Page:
(The order of listing is that given in the respective sources)
(1) Robert de Beaumont, 1st Earl of Leicester (Source: William of Poitiers)

“A certain Norman, Robert, son of Roger of Beaumont, being nephew and heir to Henry, Count of Meulan, through Henry’s sister Adeline, found himself that day in battle for the first time. He was as yet but a young man and he performed feats of valour worthy of perpetual remembrance. At the head of a troop which he commanded on the right wing he attacked with the utmost bravery and success”.[9]
(2) Eustace II, Count of Boulogne (Source: William of Poitiers)

“With a harsh voice he (Duke William) called to Eustace of Boulogne, who with 50 knights was turning in flight and was about to give the signal for retreat. This man came up to the Duke and said in his ear that he ought to retire since he would court death if he went forward. But at the very moment when he uttered the words Eustace was struck between the shoulders with such force that blood gushed out from his mouth and nose and half dead he only made his escape with the aid of his followers”.[10]
(3) William, Count of Évreux (Source: William of Poitiers)

“There were present in this battle: Eustace, Count of Boulogne; William, son of Richard, Count of Evreux; Geoffrey, son of Rotrou, Count of Mortagne; William FitzOsbern; Haimo, Vicomte of Thouars; Walter Giffard; Hugh of Montfort-sur-Risle; Rodulf of Tosny; Hugh of Grantmesnil; William of Warenne, and many other most renowned warriors whose names are worthy to be commemorated in histories among the bravest soldiers of all time”.[11]
(4) Geoffrey of Mortagne, later Count of Perche (Source: William of Poitiers)
(5) William FitzOsbern, 1st Earl of Hereford (Source: William of Poitiers)
(6) Aimeri, Viscount of Thouars (Source: William of Poitiers)
(7) Walter Giffard, Lord of Longueville (Source: William of Poitiers)
(8) Hugh de Montfort, Lord of Montfort-sur-Risle (Source: William of Poitiers)
(9) Ralph de Tosny, Lord of Conches (Source: William of Poitiers)
(10) Hugh de Grandmesnil (Source: William of Poitiers)
(11) William de Warenne, 1st Earl of Surrey (Source: William of Poitiers)
(12) William Malet, Lord of Graville (Source: William of Poitiers)

“His (King Harold’s) corpse was brought into the Duke’s camp and William gave it for burial to William, surnamed Malet, and not to Harold’s mother, who offered for the body of her beloved son its weight in gold”.[12]
(13) Odo, Bishop of Bayeux, later Earl of Kent (Source: Bayeux Tapestry)

“Hic Odo Eps (Episcopus) Baculu(m) Tenens Confortat Pueros”. (Here Odo the Bishop holding a club strengthens the boys).[13]
(14) Turstin FitzRolf[14] (Source: Orderic Vitalis)
(15) Engenulf de Laigle (Source: Orderic Vitalis)

[edit] The five additional names

These five were agreed upon by both David C. Douglas and Geoffrey H. White and are from the Complete Peerage XII-1, Appendix L.
(16) Geoffrey de Mowbray, Bishop of Coutances (Source: William of Poitiers)[15]
(17) Robert, Count of Mortain (Source: The Bayeux Tapestry)[15]
(18) Wadard. Believed to be a follower of the Bishop of Bayeux (Source: The Bayeux Tapestry)[15]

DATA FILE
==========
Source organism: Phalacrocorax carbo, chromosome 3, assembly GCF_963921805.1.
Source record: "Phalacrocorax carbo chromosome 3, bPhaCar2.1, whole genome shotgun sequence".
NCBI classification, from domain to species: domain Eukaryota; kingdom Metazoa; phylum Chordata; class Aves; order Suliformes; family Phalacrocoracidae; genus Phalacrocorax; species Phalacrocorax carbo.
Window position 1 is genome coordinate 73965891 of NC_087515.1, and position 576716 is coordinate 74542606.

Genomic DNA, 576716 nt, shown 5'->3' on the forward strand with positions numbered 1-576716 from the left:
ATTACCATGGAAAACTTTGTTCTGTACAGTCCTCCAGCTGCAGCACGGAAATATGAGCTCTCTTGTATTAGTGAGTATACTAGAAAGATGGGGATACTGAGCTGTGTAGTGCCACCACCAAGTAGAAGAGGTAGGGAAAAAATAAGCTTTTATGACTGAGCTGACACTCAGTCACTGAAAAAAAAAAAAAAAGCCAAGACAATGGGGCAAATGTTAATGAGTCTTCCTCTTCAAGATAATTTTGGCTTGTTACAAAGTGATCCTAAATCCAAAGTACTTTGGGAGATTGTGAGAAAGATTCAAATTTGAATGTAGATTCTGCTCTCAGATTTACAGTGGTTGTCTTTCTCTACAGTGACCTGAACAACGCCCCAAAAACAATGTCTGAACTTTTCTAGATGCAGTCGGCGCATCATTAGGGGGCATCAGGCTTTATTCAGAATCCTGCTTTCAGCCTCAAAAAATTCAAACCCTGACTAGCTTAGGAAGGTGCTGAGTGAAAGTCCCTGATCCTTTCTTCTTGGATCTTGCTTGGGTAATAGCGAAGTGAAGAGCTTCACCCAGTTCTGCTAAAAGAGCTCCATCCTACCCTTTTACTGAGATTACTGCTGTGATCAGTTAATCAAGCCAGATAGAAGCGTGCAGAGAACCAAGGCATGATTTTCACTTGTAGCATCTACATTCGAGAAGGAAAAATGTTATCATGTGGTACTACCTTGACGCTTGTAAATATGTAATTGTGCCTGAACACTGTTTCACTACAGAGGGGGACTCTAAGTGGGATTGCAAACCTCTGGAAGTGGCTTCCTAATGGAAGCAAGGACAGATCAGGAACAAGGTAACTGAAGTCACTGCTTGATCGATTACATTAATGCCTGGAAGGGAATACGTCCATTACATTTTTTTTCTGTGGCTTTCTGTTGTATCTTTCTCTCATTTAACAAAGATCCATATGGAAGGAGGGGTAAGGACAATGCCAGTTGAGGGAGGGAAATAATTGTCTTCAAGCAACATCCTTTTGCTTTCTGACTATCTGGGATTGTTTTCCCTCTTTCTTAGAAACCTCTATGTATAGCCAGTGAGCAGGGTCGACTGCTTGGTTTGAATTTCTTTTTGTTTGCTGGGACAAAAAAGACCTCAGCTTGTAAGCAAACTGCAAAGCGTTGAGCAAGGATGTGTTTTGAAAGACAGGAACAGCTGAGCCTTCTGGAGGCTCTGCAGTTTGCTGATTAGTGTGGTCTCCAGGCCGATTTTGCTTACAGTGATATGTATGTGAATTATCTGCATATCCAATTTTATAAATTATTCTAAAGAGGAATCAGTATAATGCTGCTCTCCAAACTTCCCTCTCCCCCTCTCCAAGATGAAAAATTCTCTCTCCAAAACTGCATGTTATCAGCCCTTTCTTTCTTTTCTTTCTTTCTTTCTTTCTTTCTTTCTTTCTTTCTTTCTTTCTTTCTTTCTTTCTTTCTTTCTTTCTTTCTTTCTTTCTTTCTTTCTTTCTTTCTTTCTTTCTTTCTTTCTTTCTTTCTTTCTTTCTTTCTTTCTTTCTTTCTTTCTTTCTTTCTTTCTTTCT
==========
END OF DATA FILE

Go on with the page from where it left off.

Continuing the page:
(19) Vital. Believed to be a follower of the Bishop of Bayeux (Source: The Bayeux Tapestry)[15]
(20) Goubert d’Auffay, seigneur of Auffay (Source: Orderic Vitalis)[15]

Since the time of these lists, J. F. A. Mason in the English Historical Review adds one additional name:
(21) Humphrey of Tilleul-en-Auge (Source: Orderic Vitalis)[16]

[edit] Sources of secondary merit
Carmen de Hastingae Proelio (Song of the Battle of Hastings), a poem, said to be by Bishop Guy of Amiens and written shortly after 1066.
Roman de Rou (The Romance of Rolf), written by Wace, about 1160-70. Lists 116 names.
Cronicques de Normendie, by William Le Talleur. Published at Rouen, Normandy, in 1487.[17]
Collectanea by John Leland (d.1552). Based on a Roll of Battle Abbey.
Holinshed’s Chronicles of England, Scotland and Ireland, by Raphael Holinshed (1529–1580), first published in 1577, in England. Said to be based on Le Talleur, and Leland.[18]
Roll of Battle Abbey, various in number, date and reliability, surviving from 16th century. The original version, now long-lost, is said to have been placed in Battle Abbey, built by William the Conqueror on the spot of King Harold’s death, shortly after the Battle.
Roll of Dives-sur-Mer, Normandy, 1862. Names were engraved in 1862 under the auspices of the French Archaeological Society, on the wall of the nave of the Norman church (11th century) of Dives-sur-Mer. 475 names are listed, based mainly on names contained in the Domesday Book. The names are therefore merely those of Normans holding land in England in 1086, many of whom may have fought at Hastings.
Roll of Falaise, Normandy, 1931. This consists of a bronze plaque erected on the initiative of the French government in 1931 in the Château de Falaise. It lists 315 names, based on the Roman de Rou and one of the Battle Abbey Rolls.

Coat of arms of Philippe and Mathilde of Belgium, duke and duchess of Brabant.

[edit] House of Bourbon
Juan Carlos I, King of Spain

The title Duke of Brabant is one of the titles of the Spanish Crown.

[edit] See also
Duchess of Brabant
Dukes of Brabant family tree

[edit] References

About Royal Rosamond Press

I am an artist, a writer, and a theologian.